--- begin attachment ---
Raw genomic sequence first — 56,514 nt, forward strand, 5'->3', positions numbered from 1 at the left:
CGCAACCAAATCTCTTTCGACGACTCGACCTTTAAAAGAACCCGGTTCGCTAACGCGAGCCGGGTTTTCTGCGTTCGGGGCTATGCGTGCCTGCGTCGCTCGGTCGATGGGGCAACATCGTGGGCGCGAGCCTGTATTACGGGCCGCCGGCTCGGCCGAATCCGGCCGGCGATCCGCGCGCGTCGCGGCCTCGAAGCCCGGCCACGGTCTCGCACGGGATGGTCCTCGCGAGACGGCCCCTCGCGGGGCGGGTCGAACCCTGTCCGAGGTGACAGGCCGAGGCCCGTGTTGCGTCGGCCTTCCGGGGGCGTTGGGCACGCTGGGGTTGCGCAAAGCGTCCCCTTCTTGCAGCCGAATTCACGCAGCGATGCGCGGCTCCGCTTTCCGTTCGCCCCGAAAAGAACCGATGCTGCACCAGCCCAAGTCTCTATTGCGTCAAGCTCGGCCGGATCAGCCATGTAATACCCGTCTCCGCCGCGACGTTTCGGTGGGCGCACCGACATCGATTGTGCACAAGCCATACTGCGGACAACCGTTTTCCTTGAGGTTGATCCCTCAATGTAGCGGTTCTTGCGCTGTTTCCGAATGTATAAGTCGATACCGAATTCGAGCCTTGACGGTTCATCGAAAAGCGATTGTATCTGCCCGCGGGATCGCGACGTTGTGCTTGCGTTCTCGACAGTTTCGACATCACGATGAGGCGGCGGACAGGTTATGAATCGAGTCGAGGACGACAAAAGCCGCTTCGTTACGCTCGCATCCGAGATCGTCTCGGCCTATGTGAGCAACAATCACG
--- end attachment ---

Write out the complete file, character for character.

Raw genomic sequence first — 56,514 nt, forward strand, 5'->3', positions numbered from 1 at the left:
CGCAACCAAATCTCTTTCGACGACTCGACCTTTAAAAGAACCCGGTTCGCTAACGCGAGCCGGGTTTTCTGCGTTCGGGGCTATGCGTGCCTGCGTCGCTCGGTCGATGGGGCAACATCGTGGGCGCGAGCCTGTATTACGGGCCGCCGGCTCGGCCGAATCCGGCCGGCGATCCGCGCGCGTCGCGGCCTCGAAGCCCGGCCACGGTCTCGCACGGGATGGTCCTCGCGAGACGGCCCCTCGCGGGGCGGGTCGAACCCTGTCCGAGGTGACAGGCCGAGGCCCGTGTTGCGTCGGCCTTCCGGGGGCGTTGGGCACGCTGGGGTTGCGCAAAGCGTCCCCTTCTTGCAGCCGAATTCACGCAGCGATGCGCGGCTCCGCTTTCCGTTCGCCCCGAAAAGAACCGATGCTGCACCAGCCCAAGTCTCTATTGCGTCAAGCTCGGCCGGATCAGCCATGTAATACCCGTCTCCGCCGCGACGTTTCGGTGGGCGCACCGACATCGATTGTGCACAAGCCATACTGCGGACAACCGTTTTCCTTGAGGTTGATCCCTCAATGTAGCGGTTCTTGCGCTGTTTCCGAATGTATAAGTCGATACCGAATTCGAGCCTTGACGGTTCATCGAAAAGCGATTGTATCTGCCCGCGGGATCGCGACGTTGTGCTTGCGTTCTCGACAGTTTCGACATCACGATGAGGCGGCGGACAGGTTATGAATCGAGTCGAGGACGACAAAAGCCGCTTCGTTACGCTCGCATCCGAGATCGTCTCGGCCTATGTGAGCAACAATCACG